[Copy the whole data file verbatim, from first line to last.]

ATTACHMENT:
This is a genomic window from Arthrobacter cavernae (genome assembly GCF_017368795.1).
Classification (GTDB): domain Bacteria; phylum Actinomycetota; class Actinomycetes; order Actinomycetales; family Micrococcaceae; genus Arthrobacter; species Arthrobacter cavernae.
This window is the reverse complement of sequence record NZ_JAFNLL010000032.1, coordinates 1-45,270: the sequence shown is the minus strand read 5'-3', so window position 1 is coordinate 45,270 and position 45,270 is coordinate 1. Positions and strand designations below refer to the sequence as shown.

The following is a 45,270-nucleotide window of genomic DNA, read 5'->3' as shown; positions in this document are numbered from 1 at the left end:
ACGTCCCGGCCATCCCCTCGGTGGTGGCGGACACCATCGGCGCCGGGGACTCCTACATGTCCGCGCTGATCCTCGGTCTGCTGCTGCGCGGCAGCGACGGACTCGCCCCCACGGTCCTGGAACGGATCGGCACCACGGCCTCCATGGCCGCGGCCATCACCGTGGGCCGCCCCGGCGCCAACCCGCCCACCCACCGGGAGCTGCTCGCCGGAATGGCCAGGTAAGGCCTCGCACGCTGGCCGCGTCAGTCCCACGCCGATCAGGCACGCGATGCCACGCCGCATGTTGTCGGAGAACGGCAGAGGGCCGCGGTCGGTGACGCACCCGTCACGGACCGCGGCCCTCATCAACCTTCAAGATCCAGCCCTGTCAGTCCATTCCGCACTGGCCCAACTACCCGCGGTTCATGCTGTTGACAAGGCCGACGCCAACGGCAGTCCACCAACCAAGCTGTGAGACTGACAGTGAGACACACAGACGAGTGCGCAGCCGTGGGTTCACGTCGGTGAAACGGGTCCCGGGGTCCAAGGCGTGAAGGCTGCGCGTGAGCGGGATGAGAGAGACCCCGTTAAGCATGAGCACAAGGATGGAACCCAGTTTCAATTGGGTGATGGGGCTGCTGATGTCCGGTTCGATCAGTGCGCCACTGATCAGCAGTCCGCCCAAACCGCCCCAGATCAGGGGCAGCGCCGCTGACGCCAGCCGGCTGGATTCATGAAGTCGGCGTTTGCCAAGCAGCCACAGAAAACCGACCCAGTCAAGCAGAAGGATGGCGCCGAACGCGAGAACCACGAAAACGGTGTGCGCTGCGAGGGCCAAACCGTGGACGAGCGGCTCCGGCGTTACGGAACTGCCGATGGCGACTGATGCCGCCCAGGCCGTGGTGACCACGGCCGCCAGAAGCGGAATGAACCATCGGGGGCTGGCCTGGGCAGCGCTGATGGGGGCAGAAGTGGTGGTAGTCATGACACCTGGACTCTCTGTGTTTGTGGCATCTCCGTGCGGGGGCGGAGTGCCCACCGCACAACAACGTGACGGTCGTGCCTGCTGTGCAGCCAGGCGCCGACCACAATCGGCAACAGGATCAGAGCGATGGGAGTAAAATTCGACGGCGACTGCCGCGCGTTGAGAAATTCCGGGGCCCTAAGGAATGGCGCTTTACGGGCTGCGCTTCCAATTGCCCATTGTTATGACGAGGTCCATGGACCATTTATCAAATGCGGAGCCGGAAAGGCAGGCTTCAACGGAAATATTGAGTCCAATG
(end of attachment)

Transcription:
This is a genomic window from Arthrobacter cavernae (genome assembly GCF_017368795.1).
Classification (GTDB): domain Bacteria; phylum Actinomycetota; class Actinomycetes; order Actinomycetales; family Micrococcaceae; genus Arthrobacter; species Arthrobacter cavernae.
This window is the reverse complement of sequence record NZ_JAFNLL010000032.1, coordinates 1-45,270: the sequence shown is the minus strand read 5'-3', so window position 1 is coordinate 45,270 and position 45,270 is coordinate 1. Positions and strand designations below refer to the sequence as shown.

The following is a 45,270-nucleotide window of genomic DNA, read 5'->3' as shown; positions in this document are numbered from 1 at the left end:
ACGTCCCGGCCATCCCCTCGGTGGTGGCGGACACCATCGGCGCCGGGGACTCCTACATGTCCGCGCTGATCCTCGGTCTGCTGCTGCGCGGCAGCGACGGACTCGCCCCCACGGTCCTGGAACGGATCGGCACCACGGCCTCCATGGCCGCGGCCATCACCGTGGGCCGCCCCGGCGCCAACCCGCCCACCCACCGGGAGCTGCTCGCCGGAATGGCCAGGTAAGGCCTCGCACGCTGGCCGCGTCAGTCCCACGCCGATCAGGCACGCGATGCCACGCCGCATGTTGTCGGAGAACGGCAGAGGGCCGCGGTCGGTGACGCACCCGTCACGGACCGCGGCCCTCATCAACCTTCAAGATCCAGCCCTGTCAGTCCATTCCGCACTGGCCCAACTACCCGCGGTTCATGCTGTTGACAAGGCCGACGCCAACGGCAGTCCACCAACCAAGCTGTGAGACTGACAGTGAGACACACAGACGAGTGCGCAGCCGTGGGTTCACGTCGGTGAAACGGGTCCCGGGGTCCAAGGCGTGAAGGCTGCGCGTGAGCGGGATGAGAGAGACCCCGTTAAGCATGAGCACAAGGATGGAACCCAGTTTCAATTGGGTGATGGGGCTGCTGATGTCCGGTTCGATCAGTGCGCCACTGATCAGCAGTCCGCCCAAACCGCCCCAGATCAGGGGCAGCGCCGCTGACGCCAGCCGGCTGGATTCATGAAGTCGGCGTTTGCCAAGCAGCCACAGAAAACCGACCCAGTCAAGCAGAAGGATGGCGCCGAACGCGAGAACCACGAAAACGGTGTGCGCTGCGAGGGCCAAACCGTGGACGAGCGGCTCCGGCGTTACGGAACTGCCGATGGCGACTGATGCCGCCCAGGCCGTGGTGACCACGGCCGCCAGAAGCGGAATGAACCATCGGGGGCTGGCCTGGGCAGCGCTGATGGGGGCAGAAGTGGTGGTAGTCATGACACCTGGACTCTCTGTGTTTGTGGCATCTCCGTGCGGGGGCGGAGTGCCCACCGCACAACAACGTGACGGTCGTGCCTGCTGTGCAGCCAGGCGCCGACCACAATCGGCAACAGGATCAGAGCGATGGGAGTAAAATTCGACGGCGACTGCCGCGCGTTGAGAAATTCCGGGGCCCTAAGGAATGGCGCTTTACGGGCTGCGCTTCCAATTGCCCATTGTTATGACGAGGTCCATGGACCATTTATCAAATGCGGAGCCGGAAAGGCAGGCTTCAACGGAAATATTGAGTCCAATG